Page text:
Permanent sunset haze on bitter, slinking lust. Power creates it, fear compels it, and violence liberates it. Each man kills the thing he loves.
Fassbinder ended on maybe his best film.
Belongs in a class of movie that's more fun to think about in retrospect than actually sit through. Also an example of what happens to a Tarantino film when you strip it of the crackling dialogue he's hung his hat on for so long. Because whatever crackle remains rests hard on the shoulders of DiCaprio and Pitt who're supernaturally committed to giving this thing life against the film's sluggish tendencies. It's undercooked, superfluously long, irritatingly thin. Fuck off with this,…
"My [Lyft] score is very low -- I'm much too abrasive with the drivers..."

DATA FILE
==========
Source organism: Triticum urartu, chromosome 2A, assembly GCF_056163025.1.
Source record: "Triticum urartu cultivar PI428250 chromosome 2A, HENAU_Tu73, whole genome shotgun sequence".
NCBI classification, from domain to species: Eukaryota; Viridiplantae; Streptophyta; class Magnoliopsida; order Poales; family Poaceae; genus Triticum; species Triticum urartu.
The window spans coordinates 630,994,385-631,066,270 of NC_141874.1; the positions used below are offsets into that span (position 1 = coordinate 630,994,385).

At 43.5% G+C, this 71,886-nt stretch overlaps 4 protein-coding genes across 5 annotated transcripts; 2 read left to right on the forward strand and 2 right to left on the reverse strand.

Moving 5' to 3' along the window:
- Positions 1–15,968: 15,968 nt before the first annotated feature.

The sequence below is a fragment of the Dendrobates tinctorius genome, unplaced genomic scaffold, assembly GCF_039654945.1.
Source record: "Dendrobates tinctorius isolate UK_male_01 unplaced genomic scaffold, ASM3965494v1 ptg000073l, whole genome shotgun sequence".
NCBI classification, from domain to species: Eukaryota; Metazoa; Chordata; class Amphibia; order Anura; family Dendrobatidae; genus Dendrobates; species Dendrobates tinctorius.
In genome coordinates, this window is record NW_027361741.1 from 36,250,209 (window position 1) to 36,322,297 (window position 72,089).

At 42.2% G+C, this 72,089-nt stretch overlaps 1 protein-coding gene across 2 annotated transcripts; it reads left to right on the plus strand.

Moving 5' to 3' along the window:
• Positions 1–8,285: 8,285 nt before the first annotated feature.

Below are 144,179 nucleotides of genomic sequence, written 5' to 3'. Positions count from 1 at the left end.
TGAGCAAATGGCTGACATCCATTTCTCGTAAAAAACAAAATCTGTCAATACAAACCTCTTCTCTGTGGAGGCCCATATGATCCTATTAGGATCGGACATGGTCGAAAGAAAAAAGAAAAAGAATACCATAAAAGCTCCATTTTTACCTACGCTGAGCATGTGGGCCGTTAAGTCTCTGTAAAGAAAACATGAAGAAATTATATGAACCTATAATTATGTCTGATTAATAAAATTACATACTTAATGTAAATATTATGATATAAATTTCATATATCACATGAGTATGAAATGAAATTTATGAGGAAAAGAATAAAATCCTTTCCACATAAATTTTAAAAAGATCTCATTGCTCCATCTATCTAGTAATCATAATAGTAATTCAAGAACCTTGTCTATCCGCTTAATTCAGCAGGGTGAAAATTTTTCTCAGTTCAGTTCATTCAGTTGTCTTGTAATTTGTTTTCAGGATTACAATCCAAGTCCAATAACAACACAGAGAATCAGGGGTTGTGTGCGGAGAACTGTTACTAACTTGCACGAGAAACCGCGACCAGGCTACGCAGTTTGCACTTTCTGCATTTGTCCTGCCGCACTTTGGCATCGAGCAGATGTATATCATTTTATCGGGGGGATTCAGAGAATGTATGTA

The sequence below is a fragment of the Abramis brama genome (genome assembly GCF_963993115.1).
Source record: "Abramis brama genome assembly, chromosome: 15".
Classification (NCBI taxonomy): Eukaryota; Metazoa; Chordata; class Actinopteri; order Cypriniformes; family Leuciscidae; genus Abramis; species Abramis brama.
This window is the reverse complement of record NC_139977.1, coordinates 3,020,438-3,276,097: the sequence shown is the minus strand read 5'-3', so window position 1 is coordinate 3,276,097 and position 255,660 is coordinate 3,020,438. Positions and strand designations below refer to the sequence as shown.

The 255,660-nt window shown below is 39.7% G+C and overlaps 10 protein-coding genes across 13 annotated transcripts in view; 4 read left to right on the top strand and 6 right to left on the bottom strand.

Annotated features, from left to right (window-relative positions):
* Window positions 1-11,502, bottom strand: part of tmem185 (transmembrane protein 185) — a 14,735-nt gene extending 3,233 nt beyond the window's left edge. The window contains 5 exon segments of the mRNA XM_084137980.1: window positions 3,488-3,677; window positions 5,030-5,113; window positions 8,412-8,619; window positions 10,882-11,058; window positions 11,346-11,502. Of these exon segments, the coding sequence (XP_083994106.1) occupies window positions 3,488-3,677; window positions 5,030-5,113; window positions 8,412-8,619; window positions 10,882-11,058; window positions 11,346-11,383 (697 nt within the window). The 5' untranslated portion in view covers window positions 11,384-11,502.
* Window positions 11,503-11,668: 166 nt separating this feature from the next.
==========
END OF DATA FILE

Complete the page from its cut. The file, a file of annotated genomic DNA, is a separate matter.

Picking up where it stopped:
-One of the main characters that we're supposed to like and enjoy
My god, this is aggressively woke. From the get, its shallow, white feminism is thick with meritocratic condescension and empty representation. Kinda perfectly encapsulates liberalism as a state between hyper-cultural awareness and absolute helplessness -- anti-social nerds obsessed with process and rules, tearing up at the mention of Gilmore Girls. In two decades, Molly will be asking to speak to your manager. Don't trust Debate Club kids, seriously. Really makes me miss the apolitical Superbad if anything.
Gaspar Noé is extremely horny and he just won’t shut the fuck up about it. Absolute dogshit. Empty transgression, windmilling in your face with the false confidence of an exasperatingly annoying club kid. The ugliest handheld long takes I’ve ever endured, roaming the same single hallway in clunky pursuit of the carnality of human sexuality or whatever. You can rag on von Trier for being a troll and not be wrong, but at least he’s not stultifyingly one-note. I hated everything about this.